Developing a Dynamic Product Line

The biggest difference between a professional artist and a hobbyist is not their level of skill, but instead how each piece in a body of work is developed.


While the weekend artist can enjoy an impulsive approach to making things, the professional artist must employ a more organized and thoughtful approach. A signature style and a cohesive body of work are necessary for marketing and connecting with buyers of all types.

Think of terms of a collection

Is your style recognizable, and does that style symbolize your entire line? Do the individual items work together, and give even greater impact when displayed as a collection? Each collection of work that you create should be developed as a “family”, with parent and child pieces – in size, and varied price points. These pieces work together when displayed or worn, and represent you as an artist, as well as your brand.

Think of your entire body of work as a tree with branches. Each collection sprouts smaller extended limbs that continue to grow outwards from the central style or idea. “Grow” your collection by spinning off ideas related to that central theme, and exploring more deeply into looks that are intriguing, and are getting traction with your buyers. Presenting your work in collections is also a wonderful way to gain sales by cross-selling or upselling to existing customers.

Does size really matter?

Yes, and you can see this easily by walking a weekend retail fair. Some pieces just aren’t sized properly to sell successfully. When you develop a new object, it helps to close your eyes and imagine exactly how it will be used and where it will be placed in its final destination.

If you create wall décor, is your work correctly sized to fit a space and make impact? If not, could you create diptychs or triptychs that make more sense? Are your prints or originals a standard size, or do they require custom framing? Are your sculptural pieces too wide to fit on shelving, either in a home or a retail store?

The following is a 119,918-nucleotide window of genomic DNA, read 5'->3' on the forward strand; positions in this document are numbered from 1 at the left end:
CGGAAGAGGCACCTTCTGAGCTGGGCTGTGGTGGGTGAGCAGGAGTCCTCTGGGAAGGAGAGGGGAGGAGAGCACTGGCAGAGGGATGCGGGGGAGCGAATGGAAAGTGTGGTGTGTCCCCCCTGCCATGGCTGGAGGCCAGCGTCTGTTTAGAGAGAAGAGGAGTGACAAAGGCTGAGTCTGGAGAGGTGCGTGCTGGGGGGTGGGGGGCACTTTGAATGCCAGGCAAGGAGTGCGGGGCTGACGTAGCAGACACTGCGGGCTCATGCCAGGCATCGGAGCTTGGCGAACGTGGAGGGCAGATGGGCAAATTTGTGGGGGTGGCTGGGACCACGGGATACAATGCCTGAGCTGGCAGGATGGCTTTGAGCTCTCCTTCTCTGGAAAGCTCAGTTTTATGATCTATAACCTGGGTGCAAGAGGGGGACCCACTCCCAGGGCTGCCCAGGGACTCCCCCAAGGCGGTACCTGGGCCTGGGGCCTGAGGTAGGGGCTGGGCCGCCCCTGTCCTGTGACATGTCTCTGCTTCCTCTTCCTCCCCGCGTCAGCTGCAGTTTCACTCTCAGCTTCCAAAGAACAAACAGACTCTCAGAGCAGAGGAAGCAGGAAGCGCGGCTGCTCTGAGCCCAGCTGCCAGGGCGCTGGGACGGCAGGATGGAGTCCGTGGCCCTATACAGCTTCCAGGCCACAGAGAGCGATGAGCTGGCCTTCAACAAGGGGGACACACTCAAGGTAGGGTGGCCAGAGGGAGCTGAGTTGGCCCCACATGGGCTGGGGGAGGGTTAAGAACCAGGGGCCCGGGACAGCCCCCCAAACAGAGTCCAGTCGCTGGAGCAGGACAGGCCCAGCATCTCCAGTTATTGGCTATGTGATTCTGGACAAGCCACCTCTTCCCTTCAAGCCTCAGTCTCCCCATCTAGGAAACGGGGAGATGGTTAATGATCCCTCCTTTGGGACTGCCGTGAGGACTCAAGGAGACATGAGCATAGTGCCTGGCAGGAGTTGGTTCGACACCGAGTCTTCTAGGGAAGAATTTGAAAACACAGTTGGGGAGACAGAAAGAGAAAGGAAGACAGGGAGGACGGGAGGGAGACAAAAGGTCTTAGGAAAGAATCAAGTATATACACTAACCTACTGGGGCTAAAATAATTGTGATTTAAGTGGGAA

Functional vs. non-functional art

It’s an age-old question, but the true answer is that all art is functional. Think about “why” a collector will purchase your work. Will it bring back a special memory? Inspire a smile? Does your work communicate emotion or a message for gifting? Does the design bring order to a world of clutter, or does it add chaos to an environment? Does it add a punch of color in a neutral space? Does your artwork force the owner to face some difficult social or moral issue? Which function do you believe can command a higher price value? Why?

Create your line mindfully

As you develop your product line, understand exactly why you are creating each piece and how it works as part of the whole.  When you market and sell your work, reaction from customers will help you tailor it to create a more solid, saleable line.

Once you have a number of reliable bestsellers, you will find that they often are the backbone of your business and income. Work toward a goal of having a stable and reliable product line. This is the “bread and butter” of your business.  It also enables you to start developing more adventurous new lines which fulfill your creative urge and allow you to offer new and exciting products to your customers.

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  1. While working as an in-house graphic designer at a tea processing, packaging and marketing company I got an first-hand experience in developing a product line. You can see some presentations on this on my blog.

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